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Sydney Gay And Lesbian Mardi Gras And Protecting Your Mental Health

It’s coming up to that time of year again – Gay and Lesbian Mardi Gras time in Sydney.

That time of the year that Sydney has an even greater number of LGBTI community members visiting that place sometimes called “The Gay and Lesbian Capital of the South Pacific”. (In other words there will be more than the usual 10% of the population, that LGBTI people are said to make up in the general population.)

For many young and not so young LGBTI people (particularly for “first-timers”) going to this massive celebration of LGBTI culture and community can be; A “Rite of Passage”; A joyous event;
An eye-opener to the diversity of our community; Possibly also a reminder of how “limiting” their life may be (if coming from a less “liberated” location, e.g. a small country town) and; Potentially
quite confronting – particularly for those “early on” in the “coming out” journey or with a limited support network.

A few years ago (in March 2017) I wrote an article for the Perth LGBTI publication Out In Perth about “Top Tips for Getting the Most out of Mardi Gras”. It is probably worth revisiting those
tips from a few years ago.

They included:

  1. Trying to not limit yourself to LGBTI specific events and activities – whether it is a trip to Taronga Park Zoo; The Sydney Botanic Gardens; A Sydney Harbour Bridge climb; A trip to the Blue Mountains; A Sydney Harbour Cruise. There is no shortage of options;
  2. Remember that putting your Mardi Gras photo’s on Social Media means they are there forever. So those pictures of you “off your face” or drunk or in some compromising or unflattering position or pose, can (potentially) be seen by not only your family (biological and or “chosen” LGBTI one) and partner (or partners) but also your current and or future employer and workmates. A case of less is best;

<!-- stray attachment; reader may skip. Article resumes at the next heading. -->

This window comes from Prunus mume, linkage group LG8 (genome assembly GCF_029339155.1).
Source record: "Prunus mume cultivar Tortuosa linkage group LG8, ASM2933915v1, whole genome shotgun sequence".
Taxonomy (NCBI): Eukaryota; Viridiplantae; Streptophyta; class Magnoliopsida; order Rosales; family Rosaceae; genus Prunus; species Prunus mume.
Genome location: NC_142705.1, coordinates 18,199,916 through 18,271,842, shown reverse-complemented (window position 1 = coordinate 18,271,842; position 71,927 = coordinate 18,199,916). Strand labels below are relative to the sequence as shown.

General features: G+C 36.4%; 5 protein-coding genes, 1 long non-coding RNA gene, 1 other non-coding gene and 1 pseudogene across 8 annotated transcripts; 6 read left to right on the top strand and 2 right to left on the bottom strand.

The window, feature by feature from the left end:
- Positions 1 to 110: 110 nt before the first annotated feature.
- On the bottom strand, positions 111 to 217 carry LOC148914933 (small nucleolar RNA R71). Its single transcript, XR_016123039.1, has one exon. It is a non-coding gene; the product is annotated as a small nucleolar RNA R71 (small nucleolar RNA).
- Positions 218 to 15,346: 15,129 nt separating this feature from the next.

3. Be aware that being under the influence (of whatever, drugs or alcohol) can mean that you could return home with more than a headache or something that can be “fixed” with a course of antibiotics;
  4. Plan to have some time to “chill out” and relax after the parade and or party (as per the suggestions above). There is probably nothing worse than returning to work looking like “Death Warmed Up” or having trouble keeping your eyes open, as a result of partying continuously for a few days Remember that even with PReP (Pre-Exposure Prophylaxis), you still need to
    engage in Safe Sex, the medication does not prevent the transmission of other STI’s (Sexually Transmitted Infections)
  5. Try to plan for when you return home, to catch up with supportive friends;
  6. Remember that going to Mardi Gras (particularly the first time) can be a life changing experience. Even Troy Sivan (Perth raised Singer, YouTuber and actor) described going to
    his first Perth Pride Parade as a “Life-changing experience”. So as the ANZ bank put in an add a few years ago for Mardi Gras #HoldTight and enjoy!

In conclusion, if you feel the need to “process” what the experience meant for you, or what it’s like to return to a less “supportive” place, feel free to phone my booking service on 1300 50 67 68, to
make a booking, or have a look around my webpage, in particular the Gay and Lesbian Issues webpage.

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